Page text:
We noticed you're blocking ads.

Keep supporting great journalism by turning off your ad blocker.

Questions about why you are seeing this? Contact us

Font Size

- Aa +

Wed 15 Jul 2015 03:43 PM

Font Size

- Aa +

Revealed: Iran's top firms likely to see up to $1bn of inward flows

Analysts predict foreign investors will take a 'bullish' stance after this week’s nuclear deal with Iran

Revealed: Iran's top firms likely to see up to $1bn of inward flows
(AFP/Getty Images)

Iran’s top 30 companies are likely to see up to $1 billion of investment the year after sanctions are lifted, according to analysts.

A report by Renaissance Capital states Iran is the “largest and most important economy that is still closed to institutional investors”.

But, as sanctions are lifted along with restrictions on foreign involvement following Tuesday’s historic deal, inward flows will rise as foreign investors take a “bullish” stance.

The report said: “The $95 billion market capitalisation of the stock market is larger than five of the markets [on the MSCI Emerging Markets Index], and all MCSI frontier markets.

“With roughly $100 million daily turnover and no Iranian restrictions on foreign involvement, portfolio flows could be significant as early as 2016.

“We expect $1 billion of inflows to equities within a year of sanctions ending.”

Iran could be open to investors as early as 2016, it said – “we expect a strongly bullish stance from foreign investors”.

The internet and e-commerce sectors are likely to be among the most attractive areas for international investors.

The report said Iran’s internet population is low at around 35 percent, but it is also one of the fastest growing in the world and could soon match Turkey’s 48 percent.

Retail is another high-growth industry sector, meaning e-commerce has significant potential. “Unlike in many emerging markets, logistics infrastructure is good and electronic payment systems are relatively well developed,” the report said, highlighting local e-tailer Digikala, which has 85 percent market share.

Other companies will buy into various Turkish stocks that have operational exposure in the region.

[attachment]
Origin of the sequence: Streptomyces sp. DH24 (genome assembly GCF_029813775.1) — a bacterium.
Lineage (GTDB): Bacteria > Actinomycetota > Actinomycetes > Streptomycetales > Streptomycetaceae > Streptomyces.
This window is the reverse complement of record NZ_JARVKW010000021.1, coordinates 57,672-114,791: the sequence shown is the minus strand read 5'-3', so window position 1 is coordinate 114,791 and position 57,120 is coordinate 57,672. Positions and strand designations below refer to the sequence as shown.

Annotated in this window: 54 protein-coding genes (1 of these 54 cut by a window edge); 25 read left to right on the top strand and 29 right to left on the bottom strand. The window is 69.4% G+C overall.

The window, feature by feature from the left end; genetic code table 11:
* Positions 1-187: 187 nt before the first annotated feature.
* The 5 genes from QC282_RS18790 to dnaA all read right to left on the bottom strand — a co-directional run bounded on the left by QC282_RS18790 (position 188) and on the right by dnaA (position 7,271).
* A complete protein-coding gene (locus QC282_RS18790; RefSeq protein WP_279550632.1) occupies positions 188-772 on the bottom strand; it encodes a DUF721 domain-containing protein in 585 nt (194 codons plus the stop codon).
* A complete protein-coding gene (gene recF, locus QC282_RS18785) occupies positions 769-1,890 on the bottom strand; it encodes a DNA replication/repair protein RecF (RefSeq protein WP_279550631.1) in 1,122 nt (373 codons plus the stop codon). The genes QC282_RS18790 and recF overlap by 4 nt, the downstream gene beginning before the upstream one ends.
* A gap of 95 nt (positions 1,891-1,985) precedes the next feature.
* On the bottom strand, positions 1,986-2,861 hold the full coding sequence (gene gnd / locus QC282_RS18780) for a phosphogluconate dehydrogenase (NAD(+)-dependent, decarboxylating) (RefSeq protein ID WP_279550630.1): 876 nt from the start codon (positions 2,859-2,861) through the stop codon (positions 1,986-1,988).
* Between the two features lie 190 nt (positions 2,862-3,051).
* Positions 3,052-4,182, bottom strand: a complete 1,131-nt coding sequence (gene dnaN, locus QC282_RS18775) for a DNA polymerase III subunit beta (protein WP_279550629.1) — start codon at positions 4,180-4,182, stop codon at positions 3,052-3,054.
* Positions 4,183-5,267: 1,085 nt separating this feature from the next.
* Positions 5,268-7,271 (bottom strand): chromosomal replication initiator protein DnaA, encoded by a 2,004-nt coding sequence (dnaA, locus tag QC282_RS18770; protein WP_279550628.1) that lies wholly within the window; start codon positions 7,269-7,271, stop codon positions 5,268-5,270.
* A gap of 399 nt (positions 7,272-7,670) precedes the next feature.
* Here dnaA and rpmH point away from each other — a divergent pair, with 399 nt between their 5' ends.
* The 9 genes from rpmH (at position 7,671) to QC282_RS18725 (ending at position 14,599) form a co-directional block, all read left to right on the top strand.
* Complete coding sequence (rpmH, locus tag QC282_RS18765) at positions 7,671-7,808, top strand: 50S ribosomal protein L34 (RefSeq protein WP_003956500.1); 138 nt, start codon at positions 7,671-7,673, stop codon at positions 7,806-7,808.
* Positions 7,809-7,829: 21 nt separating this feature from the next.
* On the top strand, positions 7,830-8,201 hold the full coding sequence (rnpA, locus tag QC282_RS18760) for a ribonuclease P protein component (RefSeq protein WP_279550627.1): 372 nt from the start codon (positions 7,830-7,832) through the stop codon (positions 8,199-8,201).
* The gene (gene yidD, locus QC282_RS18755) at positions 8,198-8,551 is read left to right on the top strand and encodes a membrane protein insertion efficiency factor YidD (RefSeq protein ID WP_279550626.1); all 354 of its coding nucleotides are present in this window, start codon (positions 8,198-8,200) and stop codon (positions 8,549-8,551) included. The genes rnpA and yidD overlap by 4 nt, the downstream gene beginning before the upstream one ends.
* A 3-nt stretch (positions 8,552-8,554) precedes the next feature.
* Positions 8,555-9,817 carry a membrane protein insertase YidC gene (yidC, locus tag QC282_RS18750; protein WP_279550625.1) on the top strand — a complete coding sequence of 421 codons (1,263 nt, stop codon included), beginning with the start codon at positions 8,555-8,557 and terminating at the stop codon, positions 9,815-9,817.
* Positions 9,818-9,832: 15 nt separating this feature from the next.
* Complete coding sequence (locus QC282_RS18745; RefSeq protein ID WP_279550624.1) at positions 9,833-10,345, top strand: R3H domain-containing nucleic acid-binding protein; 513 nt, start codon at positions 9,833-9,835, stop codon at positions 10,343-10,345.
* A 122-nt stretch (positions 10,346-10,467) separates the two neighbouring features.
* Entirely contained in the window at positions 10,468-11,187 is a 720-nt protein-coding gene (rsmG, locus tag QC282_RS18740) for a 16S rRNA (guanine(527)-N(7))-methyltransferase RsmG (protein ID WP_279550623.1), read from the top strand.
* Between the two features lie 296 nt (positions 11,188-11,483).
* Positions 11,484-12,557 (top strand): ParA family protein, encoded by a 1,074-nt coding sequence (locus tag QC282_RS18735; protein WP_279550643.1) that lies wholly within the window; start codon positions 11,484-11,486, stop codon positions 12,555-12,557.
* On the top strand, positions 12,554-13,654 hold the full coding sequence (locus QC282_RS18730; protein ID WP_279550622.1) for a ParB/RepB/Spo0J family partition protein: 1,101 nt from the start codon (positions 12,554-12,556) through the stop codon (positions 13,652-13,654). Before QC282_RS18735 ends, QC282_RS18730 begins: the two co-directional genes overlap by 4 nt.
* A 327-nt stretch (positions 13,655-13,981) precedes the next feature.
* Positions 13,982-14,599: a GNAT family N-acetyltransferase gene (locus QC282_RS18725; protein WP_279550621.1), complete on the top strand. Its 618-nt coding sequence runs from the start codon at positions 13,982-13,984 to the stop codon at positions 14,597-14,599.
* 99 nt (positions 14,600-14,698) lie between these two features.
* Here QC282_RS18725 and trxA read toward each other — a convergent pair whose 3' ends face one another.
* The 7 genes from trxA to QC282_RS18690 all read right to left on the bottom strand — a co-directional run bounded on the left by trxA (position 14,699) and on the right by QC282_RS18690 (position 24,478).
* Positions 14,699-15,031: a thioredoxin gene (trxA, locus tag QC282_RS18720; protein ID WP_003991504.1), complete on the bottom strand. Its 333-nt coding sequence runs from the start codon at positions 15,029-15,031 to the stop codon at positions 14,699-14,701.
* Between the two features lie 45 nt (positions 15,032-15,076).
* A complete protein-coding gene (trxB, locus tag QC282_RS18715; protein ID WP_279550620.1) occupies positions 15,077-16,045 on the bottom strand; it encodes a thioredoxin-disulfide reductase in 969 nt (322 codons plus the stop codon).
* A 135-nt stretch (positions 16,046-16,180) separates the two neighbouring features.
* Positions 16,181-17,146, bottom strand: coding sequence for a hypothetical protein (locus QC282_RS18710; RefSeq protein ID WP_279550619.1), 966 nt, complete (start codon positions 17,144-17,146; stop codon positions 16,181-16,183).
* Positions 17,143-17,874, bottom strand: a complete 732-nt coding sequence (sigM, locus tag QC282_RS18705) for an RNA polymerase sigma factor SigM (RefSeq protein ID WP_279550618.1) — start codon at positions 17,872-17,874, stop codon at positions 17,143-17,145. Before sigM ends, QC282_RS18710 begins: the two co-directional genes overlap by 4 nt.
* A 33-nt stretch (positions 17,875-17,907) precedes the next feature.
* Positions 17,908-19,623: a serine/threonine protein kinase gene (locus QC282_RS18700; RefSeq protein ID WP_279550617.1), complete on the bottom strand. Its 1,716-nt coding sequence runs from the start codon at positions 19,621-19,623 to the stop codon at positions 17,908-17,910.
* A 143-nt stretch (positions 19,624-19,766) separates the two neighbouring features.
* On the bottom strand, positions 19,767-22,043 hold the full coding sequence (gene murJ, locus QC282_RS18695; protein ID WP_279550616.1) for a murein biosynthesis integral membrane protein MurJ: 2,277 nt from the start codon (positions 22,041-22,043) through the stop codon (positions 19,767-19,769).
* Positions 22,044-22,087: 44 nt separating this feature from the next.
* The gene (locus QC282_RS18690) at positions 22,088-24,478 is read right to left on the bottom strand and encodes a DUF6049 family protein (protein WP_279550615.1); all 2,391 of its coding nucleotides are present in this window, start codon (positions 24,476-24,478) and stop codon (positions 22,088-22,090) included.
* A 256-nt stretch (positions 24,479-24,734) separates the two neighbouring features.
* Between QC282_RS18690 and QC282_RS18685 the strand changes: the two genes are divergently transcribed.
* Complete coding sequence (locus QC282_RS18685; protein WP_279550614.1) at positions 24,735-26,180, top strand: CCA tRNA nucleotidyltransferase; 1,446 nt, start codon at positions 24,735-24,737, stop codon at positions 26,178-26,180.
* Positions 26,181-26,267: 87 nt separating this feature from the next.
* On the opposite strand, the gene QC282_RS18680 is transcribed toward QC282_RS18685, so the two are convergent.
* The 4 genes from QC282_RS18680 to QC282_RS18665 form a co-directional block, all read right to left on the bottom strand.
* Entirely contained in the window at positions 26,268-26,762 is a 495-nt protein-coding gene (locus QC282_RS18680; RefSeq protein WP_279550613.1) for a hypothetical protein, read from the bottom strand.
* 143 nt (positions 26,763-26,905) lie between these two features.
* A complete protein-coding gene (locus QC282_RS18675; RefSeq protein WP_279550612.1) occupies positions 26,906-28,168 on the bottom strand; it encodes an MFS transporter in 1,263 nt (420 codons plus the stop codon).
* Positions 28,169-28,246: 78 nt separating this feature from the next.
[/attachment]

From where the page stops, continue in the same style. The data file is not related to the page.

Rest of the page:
Bassel Khatoun, chief investment officer, MENA equity, at Franklin Templeton Investments (ME), pointed out that Iran’s 80 million population and young demography (64 percent of the population is below the age of 35) creates a strong backdrop for economic growth.  

He said: “The population is well educated with over 4 million university students, over half of whom are women. Iran also possesses massive natural resource wealth with combined oil and gas reserves that are among the largest in the world. 

“This creates investment opportunities across both consumer-oriented businesses as well as commodity-focused names. 

“Moreover, it is estimated that Iran requires over $1 trillion in reinvestment, which will bring with it significant construction related opportunities.”

Khatoun noted that Iran’s circa-$400 billion economy is operating well below its potential because of the numerous economic and political shocks the country has suffered over the past decade.

This week’s agreement should help to support “a gradual revival in Iran’s economy and make for compelling equity investment opportunities should a change in the sanctions regime allow foreigners to readily access the equity market and repatriate capital freely,” he said.

Meanwhile, Renaissance Capital envisages two possible responses from Iran to increased investor interest. On one side, a conservative camp may be prepared to accept foreign direct investment into the energy sector to improve Iran’s strategic self-sufficiency but be resistant to more change, a little like Putin’s Russia over 2012-2015, the report said.

On the other, a liberal camp might use foreign investor pressure to push through social and economic reforms and recapitalise and own parts of the banking sector, like Turkey in 2002-2007.

It also predicts Iran’s oil exports will rise by 0.8 million barrels per day (b/d) to 2.4 million b/d in 2016, following this week’s deal. As a result, the European Union’s share of Iran’s exports will rebound from 2 percent in 2014 to the 17 percent seen in 2011 before oil exports were sanctioned.

Revealed: Iran’s top 30 companies


Khalij Fars Petrochemical Company



Telecommunications Company of Iran



Mobile Communications of Iran



Tamin Petroleum & Petrochemical Investment



Mobarakeh Steel

Metals and Mining


Ghadir Investment

Financial Services


Parsian Oil & Gas



Mellat Bank



Iran National Copper Industries

Metals and Mining


Pasargad Bank



Bandar Abbas Oil Refining






Omid Investment

Financial Services



Metals and Mining


IRI Marine Company




Metals and Mining


Saderat Bank



Pardis Petr.



Metals & Mines Development Holding

Metals and Mining


Khouz. Steel

Metals and Mining


Isfahan Oil Refining Company



Civil Pension Fund Investment Company

Financial Services


Bank Melli Inv.

Financial Services


Parsian Bank

Financial Services


Iran Khodro



Khark Petr.



Inf. Services



Behran Oil






EN Bank

Financial Services


Tehran Stock Exchange

Arabian Business: why we're going behind a paywall

For all the latest banking and finance news from the UAE and Gulf countries, follow us on Twitter and Linkedin, like us on Facebook and subscribe to our YouTube page, which is updated daily.